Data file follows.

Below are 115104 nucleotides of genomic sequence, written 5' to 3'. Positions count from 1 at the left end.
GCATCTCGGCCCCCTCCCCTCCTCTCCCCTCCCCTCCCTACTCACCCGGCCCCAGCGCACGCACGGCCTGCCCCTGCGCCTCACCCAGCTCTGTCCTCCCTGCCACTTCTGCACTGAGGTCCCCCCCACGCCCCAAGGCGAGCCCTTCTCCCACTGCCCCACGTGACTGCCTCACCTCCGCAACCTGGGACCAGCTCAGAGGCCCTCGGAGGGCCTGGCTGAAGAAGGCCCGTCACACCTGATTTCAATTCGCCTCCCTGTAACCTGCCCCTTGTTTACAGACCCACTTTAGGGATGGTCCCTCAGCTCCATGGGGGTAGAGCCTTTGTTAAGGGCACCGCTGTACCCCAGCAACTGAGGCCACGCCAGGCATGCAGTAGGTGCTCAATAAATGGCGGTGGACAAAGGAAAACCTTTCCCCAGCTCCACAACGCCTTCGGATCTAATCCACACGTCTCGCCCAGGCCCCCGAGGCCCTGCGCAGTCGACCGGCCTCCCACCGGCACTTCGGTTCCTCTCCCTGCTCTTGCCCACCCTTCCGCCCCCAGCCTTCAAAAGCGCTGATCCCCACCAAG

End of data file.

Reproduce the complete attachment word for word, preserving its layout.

Below are 115104 nucleotides of genomic sequence, written 5' to 3'. Positions count from 1 at the left end.
GCATCTCGGCCCCCTCCCCTCCTCTCCCCTCCCCTCCCTACTCACCCGGCCCCAGCGCACGCACGGCCTGCCCCTGCGCCTCACCCAGCTCTGTCCTCCCTGCCACTTCTGCACTGAGGTCCCCCCCACGCCCCAAGGCGAGCCCTTCTCCCACTGCCCCACGTGACTGCCTCACCTCCGCAACCTGGGACCAGCTCAGAGGCCCTCGGAGGGCCTGGCTGAAGAAGGCCCGTCACACCTGATTTCAATTCGCCTCCCTGTAACCTGCCCCTTGTTTACAGACCCACTTTAGGGATGGTCCCTCAGCTCCATGGGGGTAGAGCCTTTGTTAAGGGCACCGCTGTACCCCAGCAACTGAGGCCACGCCAGGCATGCAGTAGGTGCTCAATAAATGGCGGTGGACAAAGGAAAACCTTTCCCCAGCTCCACAACGCCTTCGGATCTAATCCACACGTCTCGCCCAGGCCCCCGAGGCCCTGCGCAGTCGACCGGCCTCCCACCGGCACTTCGGTTCCTCTCCCTGCTCTTGCCCACCCTTCCGCCCCCAGCCTTCAAAAGCGCTGATCCCCACCAAG